“Life is not a matter of chance… it is a matter of choice.” ― Ka
24 hours. Every day we get them. And every day we use them. Sometimes we use them wisely: creating, exercising, resting, cooking, eating. Other times, the hours are wasted: mindless Internet surfing, watching too much television, worrying, or oversleeping. But every single day, the hours are always used. This is the very nature of time. There is not “more” use of time, only “better.”
This is also the very nature of money. Our finances are always used somewhere. They may be directed towards the house payment, the grocery bill, the student loan, the savings account, or others, but our money is always spent somewhere. There is not “more” use of money, only “better.”
I have found the principle of “not more, but better” holds true for many of our most important resources: money, time, energy, focus, mental capacity, relationships. Understanding this truth and embracing it becomes an important principle in living a thoughtful and intentional life. Life is, after all, the sum of our choices. And often times, the choice isn’t more, but better.
Recognizing that positive change is not a matter of choosing more, but choosing better is a powerful motivator. There is freedom to be found in it. It can be a freeing and inspiring shift in our thinking. Consider these practical examples:
I used to think I didn’t have enough time to exercise. But when I made an intentional commitment to begin exercising regularly, the use of my time began to change. There were not extra hours in the day, only a change in how I used them. As a result, I began to spend less time watching television. Exercise was not a use of more time, it was a better use of my existing time.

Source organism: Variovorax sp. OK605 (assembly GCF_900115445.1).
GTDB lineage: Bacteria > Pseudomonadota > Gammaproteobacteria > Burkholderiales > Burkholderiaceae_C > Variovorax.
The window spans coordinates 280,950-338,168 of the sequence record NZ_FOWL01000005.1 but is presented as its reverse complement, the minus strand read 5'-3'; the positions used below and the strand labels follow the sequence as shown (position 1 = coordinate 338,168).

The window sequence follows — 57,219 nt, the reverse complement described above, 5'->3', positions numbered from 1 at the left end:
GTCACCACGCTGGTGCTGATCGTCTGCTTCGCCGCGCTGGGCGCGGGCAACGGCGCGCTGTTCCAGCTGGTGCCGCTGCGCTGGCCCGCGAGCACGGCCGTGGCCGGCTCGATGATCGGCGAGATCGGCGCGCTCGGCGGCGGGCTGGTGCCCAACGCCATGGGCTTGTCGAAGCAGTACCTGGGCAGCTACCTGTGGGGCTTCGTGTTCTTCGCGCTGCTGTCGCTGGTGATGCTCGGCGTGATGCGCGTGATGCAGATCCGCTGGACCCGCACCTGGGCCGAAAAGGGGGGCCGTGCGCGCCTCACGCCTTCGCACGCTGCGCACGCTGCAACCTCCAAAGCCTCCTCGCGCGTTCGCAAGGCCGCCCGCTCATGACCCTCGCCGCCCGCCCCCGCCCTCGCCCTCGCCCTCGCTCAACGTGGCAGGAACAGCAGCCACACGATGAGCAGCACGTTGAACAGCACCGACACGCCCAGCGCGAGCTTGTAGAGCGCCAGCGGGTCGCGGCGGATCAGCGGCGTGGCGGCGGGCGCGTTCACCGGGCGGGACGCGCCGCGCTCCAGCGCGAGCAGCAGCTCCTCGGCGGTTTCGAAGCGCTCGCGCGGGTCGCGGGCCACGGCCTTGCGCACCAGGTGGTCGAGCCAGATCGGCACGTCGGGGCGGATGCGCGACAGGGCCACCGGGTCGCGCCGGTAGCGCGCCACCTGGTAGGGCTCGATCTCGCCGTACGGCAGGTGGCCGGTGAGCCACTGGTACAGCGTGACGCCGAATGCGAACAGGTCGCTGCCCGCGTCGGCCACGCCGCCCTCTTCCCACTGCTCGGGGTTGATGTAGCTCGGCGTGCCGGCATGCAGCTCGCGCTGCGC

Similarly with money, I used to think there was never enough. But as we began our journey towards minimalism, we soon discovered we had more money available than ever before. Not because we were making more, but because we were spending less at the shopping mall. Suddenly, we were able to redirect more finances towards saving, giving, and creating memorable experiences for our family. We did not spend more of our money, we spent it better.
As positive changes began taking place in my home and life, I felt drawn to eat better. As a result, I began learning how to cook and enjoy healthier foods and meals. Junk food was being replaced with fruits and vegetables and chicken and fish. I didn’t add food to my diet, I changed the food in my diet. Not more, better.
Often times, one of the greatest changes we can embrace in our lives is learning where to place our focus. When I began to intentionally choose to meditate on the positives in my life rather than the negatives, I opened my heart to gratitude, contentment, and joy. This was not a result of more focus, but better focus.
Whether we choose to spend our time with ourselves, positive influences, or negative influences, our relationships are always directed somewhere. These voices we allow into our lives impact us greatly. When I work to choose positive relationships that inspire me to contribute value to this world, it naturally changes who I spend my time with. Again, not more relationships, better relationships.
There are, of course, some elements of life that are not finite. Our capacity for love, hope, and joy will always grow as we discover more and more places to find them. But often times, this growth is not a result of choosing “more” for our lives, but choosing “better.”